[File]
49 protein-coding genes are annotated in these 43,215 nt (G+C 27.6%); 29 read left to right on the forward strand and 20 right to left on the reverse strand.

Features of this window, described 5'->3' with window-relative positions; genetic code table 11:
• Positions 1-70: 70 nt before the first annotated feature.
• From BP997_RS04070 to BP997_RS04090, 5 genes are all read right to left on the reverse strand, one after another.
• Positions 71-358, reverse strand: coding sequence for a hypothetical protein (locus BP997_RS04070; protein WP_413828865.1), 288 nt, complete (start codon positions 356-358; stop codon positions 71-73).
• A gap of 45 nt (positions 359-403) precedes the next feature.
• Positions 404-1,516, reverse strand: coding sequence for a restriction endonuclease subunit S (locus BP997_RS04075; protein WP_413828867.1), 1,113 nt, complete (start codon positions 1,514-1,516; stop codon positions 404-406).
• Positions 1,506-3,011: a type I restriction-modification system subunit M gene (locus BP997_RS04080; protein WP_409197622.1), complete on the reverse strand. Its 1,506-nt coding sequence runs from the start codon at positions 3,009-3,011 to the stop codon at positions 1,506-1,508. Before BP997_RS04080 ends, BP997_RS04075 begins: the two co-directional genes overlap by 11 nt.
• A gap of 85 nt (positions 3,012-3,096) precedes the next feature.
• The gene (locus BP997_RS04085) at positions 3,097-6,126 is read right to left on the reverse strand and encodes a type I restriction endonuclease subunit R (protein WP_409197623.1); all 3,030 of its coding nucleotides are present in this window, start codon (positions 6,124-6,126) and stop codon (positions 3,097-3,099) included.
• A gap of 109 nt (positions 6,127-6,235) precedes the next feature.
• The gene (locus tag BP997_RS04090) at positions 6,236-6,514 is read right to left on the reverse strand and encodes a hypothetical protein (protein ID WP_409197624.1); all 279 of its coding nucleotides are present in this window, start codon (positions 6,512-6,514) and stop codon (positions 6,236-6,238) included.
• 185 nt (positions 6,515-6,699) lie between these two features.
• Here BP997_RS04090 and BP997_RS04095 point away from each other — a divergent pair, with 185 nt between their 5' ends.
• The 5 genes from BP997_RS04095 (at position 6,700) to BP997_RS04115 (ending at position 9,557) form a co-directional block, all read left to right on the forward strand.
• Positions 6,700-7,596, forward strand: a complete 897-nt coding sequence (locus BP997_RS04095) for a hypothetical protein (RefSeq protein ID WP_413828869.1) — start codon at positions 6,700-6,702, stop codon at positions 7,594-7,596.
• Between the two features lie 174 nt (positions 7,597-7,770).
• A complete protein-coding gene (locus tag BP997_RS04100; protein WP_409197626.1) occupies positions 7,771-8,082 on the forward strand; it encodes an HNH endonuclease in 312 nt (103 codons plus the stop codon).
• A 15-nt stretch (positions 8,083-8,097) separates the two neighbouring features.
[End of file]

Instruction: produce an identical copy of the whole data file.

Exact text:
49 protein-coding genes are annotated in these 43,215 nt (G+C 27.6%); 29 read left to right on the forward strand and 20 right to left on the reverse strand.

Features of this window, described 5'->3' with window-relative positions; genetic code table 11:
• Positions 1-70: 70 nt before the first annotated feature.
• From BP997_RS04070 to BP997_RS04090, 5 genes are all read right to left on the reverse strand, one after another.
• Positions 71-358, reverse strand: coding sequence for a hypothetical protein (locus BP997_RS04070; protein WP_413828865.1), 288 nt, complete (start codon positions 356-358; stop codon positions 71-73).
• A gap of 45 nt (positions 359-403) precedes the next feature.
• Positions 404-1,516, reverse strand: coding sequence for a restriction endonuclease subunit S (locus BP997_RS04075; protein WP_413828867.1), 1,113 nt, complete (start codon positions 1,514-1,516; stop codon positions 404-406).
• Positions 1,506-3,011: a type I restriction-modification system subunit M gene (locus BP997_RS04080; protein WP_409197622.1), complete on the reverse strand. Its 1,506-nt coding sequence runs from the start codon at positions 3,009-3,011 to the stop codon at positions 1,506-1,508. Before BP997_RS04080 ends, BP997_RS04075 begins: the two co-directional genes overlap by 11 nt.
• A gap of 85 nt (positions 3,012-3,096) precedes the next feature.
• The gene (locus BP997_RS04085) at positions 3,097-6,126 is read right to left on the reverse strand and encodes a type I restriction endonuclease subunit R (protein WP_409197623.1); all 3,030 of its coding nucleotides are present in this window, start codon (positions 6,124-6,126) and stop codon (positions 3,097-3,099) included.
• A gap of 109 nt (positions 6,127-6,235) precedes the next feature.
• The gene (locus tag BP997_RS04090) at positions 6,236-6,514 is read right to left on the reverse strand and encodes a hypothetical protein (protein ID WP_409197624.1); all 279 of its coding nucleotides are present in this window, start codon (positions 6,512-6,514) and stop codon (positions 6,236-6,238) included.
• 185 nt (positions 6,515-6,699) lie between these two features.
• Here BP997_RS04090 and BP997_RS04095 point away from each other — a divergent pair, with 185 nt between their 5' ends.
• The 5 genes from BP997_RS04095 (at position 6,700) to BP997_RS04115 (ending at position 9,557) form a co-directional block, all read left to right on the forward strand.
• Positions 6,700-7,596, forward strand: a complete 897-nt coding sequence (locus BP997_RS04095) for a hypothetical protein (RefSeq protein ID WP_413828869.1) — start codon at positions 6,700-6,702, stop codon at positions 7,594-7,596.
• Between the two features lie 174 nt (positions 7,597-7,770).
• A complete protein-coding gene (locus tag BP997_RS04100; protein WP_409197626.1) occupies positions 7,771-8,082 on the forward strand; it encodes an HNH endonuclease in 312 nt (103 codons plus the stop codon).
• A 15-nt stretch (positions 8,083-8,097) separates the two neighbouring features.